Relationships are hard work enough; but throw in the complexities of pursuing a demanding medical career and it can feel impossible at times. Luckily, I have a pretty solid relationship. . .despite the fact that sometimes, my job makes me pretty obnoxious. 1. Anatomical terms roll off my tongue when I attempt dirty talk. “Your mandible is looking really chiseled today, baby.”   2. There’s a medical explanation for everything. Everything. I get up off the bed and stumble after a romp. Boyfriend has a smug grin. “Don’t get too excited that’s just my orthostatic hypotension.”   3. My vacation ideas aren’t usually very good. “Let’s go to Philadelphia.” “Okay, what do you want to do in Philly?” “Mütter Museum.” “I like museums. What kind of museum is it?” “Uh. . .a medical one.” “. . .” “. . .”   4. I don’t give good directions. “No, no, laterally.”   5. I’m too literal to appreciate Valentine’s Day. “This doesn’t look like a heart at all. At best it’s an antiquated and crude rendering of a woman’s buttocks.” “It’s the best heart I could draw!” “Do I need to dig out Gray’s Anatomy again?”   6. I ruin movies and tv shows. “What on earth does he think he’s going to do with that banana bag? Really? Where he’s poking around right there? Acting. Not gonna find a...

Unraveling the Great Lie About Chameleons

That’s right folks, you have been deceived about chameleons your entire life. Totally duped. Utterly bamboozled. Turns out that these clownish reptiles do not just “blend into” their environment as so many cartoons led us to believe when we were kids. In fact, the actual change of skin color depends on a complex pigmentation pattern controlled by chromatophore cells and signaling pathways that detect temperature and mood. As expected, some of you will blame the government on a mass conspiracy meant to rob us of our basic human right to understand our reptile brethren. Others will blame the fat cats of corporate America and the “education-military complex.” Still others will restart their subscription to National Geographic. We’re not really sure what you’re going to do once this confusing reality sets in, so all we can suggest is that you check out some of the pretty cool scientific literature on chameleons listed below. Extra reading: Stuart-Fox, D., & Moussalli, A. (2008). Selection for social signaling drives the evolution of chameleon color change. Public Library of Science Biology, 6, e25. Anderson, C.V. & Deban, S.M. (2010): Ballistic tongue projection in chameleons maintains high performance at low temperature. Proceedings of the National Academy of Science of the United States of America 107 (12): 5495–5499.  Anderson, C.V., Sheridan, T. & Deban, S.M. (2012): Scaling of the ballistic tongue apparatus in chameleons. Journal of Morphology 273: 1214–1226.       Featured image is a screenshot...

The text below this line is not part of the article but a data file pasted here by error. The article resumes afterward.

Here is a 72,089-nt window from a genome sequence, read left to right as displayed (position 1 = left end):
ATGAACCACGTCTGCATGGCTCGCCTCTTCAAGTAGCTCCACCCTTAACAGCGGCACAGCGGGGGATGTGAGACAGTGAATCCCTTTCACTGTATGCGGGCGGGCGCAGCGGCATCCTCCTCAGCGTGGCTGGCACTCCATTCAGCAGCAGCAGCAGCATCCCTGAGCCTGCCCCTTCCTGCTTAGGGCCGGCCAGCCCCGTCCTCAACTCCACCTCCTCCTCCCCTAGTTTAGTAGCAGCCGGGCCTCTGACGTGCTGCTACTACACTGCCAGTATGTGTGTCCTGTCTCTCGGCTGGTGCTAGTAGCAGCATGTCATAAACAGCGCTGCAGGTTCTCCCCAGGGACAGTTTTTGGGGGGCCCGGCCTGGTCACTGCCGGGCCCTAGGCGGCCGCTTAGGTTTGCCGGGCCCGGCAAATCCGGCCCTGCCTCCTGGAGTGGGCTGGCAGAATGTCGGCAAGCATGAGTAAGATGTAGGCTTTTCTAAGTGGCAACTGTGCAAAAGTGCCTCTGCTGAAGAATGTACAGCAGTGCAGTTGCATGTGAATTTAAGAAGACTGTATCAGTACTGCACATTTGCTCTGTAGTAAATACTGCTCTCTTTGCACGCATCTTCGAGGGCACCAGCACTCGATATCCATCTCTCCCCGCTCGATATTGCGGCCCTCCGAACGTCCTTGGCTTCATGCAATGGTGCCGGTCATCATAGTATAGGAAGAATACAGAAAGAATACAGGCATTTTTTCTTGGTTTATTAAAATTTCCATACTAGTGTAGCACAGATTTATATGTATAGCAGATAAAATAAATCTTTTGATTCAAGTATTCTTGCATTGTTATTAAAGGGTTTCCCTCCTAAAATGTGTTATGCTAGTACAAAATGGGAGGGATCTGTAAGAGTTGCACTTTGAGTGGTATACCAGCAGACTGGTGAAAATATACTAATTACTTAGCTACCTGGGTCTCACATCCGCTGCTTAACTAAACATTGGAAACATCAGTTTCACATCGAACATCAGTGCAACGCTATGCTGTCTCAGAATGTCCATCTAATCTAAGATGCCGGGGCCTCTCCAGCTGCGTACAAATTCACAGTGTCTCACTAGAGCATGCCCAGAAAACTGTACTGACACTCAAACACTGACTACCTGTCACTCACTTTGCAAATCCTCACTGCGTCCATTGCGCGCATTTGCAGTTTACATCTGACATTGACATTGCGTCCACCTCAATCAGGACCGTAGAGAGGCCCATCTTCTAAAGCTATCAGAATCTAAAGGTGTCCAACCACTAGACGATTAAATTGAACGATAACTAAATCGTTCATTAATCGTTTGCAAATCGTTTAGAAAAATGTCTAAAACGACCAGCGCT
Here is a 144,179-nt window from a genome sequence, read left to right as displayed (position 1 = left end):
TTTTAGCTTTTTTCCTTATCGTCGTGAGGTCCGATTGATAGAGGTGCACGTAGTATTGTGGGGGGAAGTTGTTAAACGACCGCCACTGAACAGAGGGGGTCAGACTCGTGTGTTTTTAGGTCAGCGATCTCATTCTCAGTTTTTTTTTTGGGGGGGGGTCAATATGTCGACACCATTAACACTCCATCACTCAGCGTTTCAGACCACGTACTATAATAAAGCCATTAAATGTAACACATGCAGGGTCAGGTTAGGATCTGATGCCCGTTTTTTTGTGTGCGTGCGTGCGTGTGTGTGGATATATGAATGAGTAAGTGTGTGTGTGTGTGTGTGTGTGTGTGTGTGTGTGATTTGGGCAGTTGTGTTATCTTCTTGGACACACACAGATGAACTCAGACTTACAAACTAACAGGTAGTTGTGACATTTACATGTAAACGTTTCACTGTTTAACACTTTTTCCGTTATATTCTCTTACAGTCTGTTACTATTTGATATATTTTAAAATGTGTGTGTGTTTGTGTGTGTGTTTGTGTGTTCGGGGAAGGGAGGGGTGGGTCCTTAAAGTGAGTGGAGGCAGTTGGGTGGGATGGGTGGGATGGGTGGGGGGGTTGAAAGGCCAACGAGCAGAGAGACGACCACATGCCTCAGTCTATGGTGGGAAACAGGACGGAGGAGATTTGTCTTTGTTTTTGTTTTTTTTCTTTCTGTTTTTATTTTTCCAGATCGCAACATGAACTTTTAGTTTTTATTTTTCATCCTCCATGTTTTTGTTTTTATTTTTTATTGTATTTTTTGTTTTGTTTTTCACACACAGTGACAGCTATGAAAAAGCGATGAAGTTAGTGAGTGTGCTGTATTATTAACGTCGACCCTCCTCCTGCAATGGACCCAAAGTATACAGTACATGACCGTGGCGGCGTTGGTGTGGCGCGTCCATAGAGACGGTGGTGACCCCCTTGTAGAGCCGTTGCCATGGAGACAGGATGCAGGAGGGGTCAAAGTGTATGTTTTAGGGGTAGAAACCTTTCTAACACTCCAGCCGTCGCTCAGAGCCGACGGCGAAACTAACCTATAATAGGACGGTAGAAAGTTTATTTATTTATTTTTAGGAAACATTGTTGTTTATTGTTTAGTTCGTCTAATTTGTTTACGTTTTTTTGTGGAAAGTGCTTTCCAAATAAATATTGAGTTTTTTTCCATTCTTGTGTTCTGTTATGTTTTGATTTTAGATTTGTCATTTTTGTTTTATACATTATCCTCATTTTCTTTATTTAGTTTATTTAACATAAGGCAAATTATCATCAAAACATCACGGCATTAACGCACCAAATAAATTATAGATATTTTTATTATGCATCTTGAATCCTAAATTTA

A Student’s Guide to Health and Fitness